Admiral Sam Paparo, Commander, U.S. Navy Pacific Fleet

Admiral Sam Paparo 

Commander, U.S. Navy Pacific Fleet

Samuel John Paparo, Jr. was born in 1964 in Morton, Pennsylvania. He earned an undergraduate degree and was part of the ROTC program at Villanova University. He earned an M.A. from Old Dominion University, an M.S. from the Naval Postgraduate School, and has graduated from other educational opportunities afforded him by the U.S. military. 

He deployed to the War in Afghanistan and the Iraq War. Throughout his Navy career, Paparo has held numerous commands, including for Carrier Air Wing Seven, Carrier Strike Group 10, the U.S. Naval Forces Central Command, the U.S. Fifth Fleet, and he presently commands the U.S. Pacific Fleet.  

In the News…

Admiral Scott Paparo, commander of the U.S. Pacific Fleet recently said that, as China continues to send warplanes over the Taiwan Strait and Maritime Militia vessels through Philippine waters, the United States needs to be able to use artificial intelligence and develop analytic algorithms to determine the difference between micro-aggressions and the beginnings of a first strike attack.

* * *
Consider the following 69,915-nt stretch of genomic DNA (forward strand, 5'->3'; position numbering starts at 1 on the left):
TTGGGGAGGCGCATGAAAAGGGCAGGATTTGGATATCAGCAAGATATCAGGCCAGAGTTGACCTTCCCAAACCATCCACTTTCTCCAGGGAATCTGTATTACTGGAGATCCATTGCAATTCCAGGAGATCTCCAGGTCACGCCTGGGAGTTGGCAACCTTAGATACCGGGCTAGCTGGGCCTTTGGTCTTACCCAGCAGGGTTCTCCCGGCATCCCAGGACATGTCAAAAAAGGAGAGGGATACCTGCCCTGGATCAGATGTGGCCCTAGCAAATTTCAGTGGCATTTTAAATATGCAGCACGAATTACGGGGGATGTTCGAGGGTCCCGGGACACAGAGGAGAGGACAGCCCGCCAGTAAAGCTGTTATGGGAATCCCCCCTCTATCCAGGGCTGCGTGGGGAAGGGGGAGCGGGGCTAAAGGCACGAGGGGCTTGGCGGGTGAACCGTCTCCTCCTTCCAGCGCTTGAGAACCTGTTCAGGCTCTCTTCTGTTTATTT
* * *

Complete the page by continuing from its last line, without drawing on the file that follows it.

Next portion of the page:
“Just in the last three years, [we’ve seen] step-level changes in the force levels, the jointness of those force levels, the rehearsals,” Admiral Paparo said. “[It’s] raising the threshold of warning… Soon we’ll be at a point where a force sufficient to execute a profound military operation is in the field and operating under a fig-leaf of exercise.This erosion of strategic, operational, and tactical warning is real,”

“When we are left in a spot where we can no longer derive enemy intentions — would-be enemy intentions —from their disposition in the field, we must go deeper and that requires data, compute, talent,” he said. “What are those indications and warnings?”

The admiral concluded, “The ability on short notice to see, understand, decide, and act against a rapid effort on the part of another great power … allows decision makers, the commander-in-chief and the Congress maximum decision time and space to act when there is no doubt that there is violence impending.”


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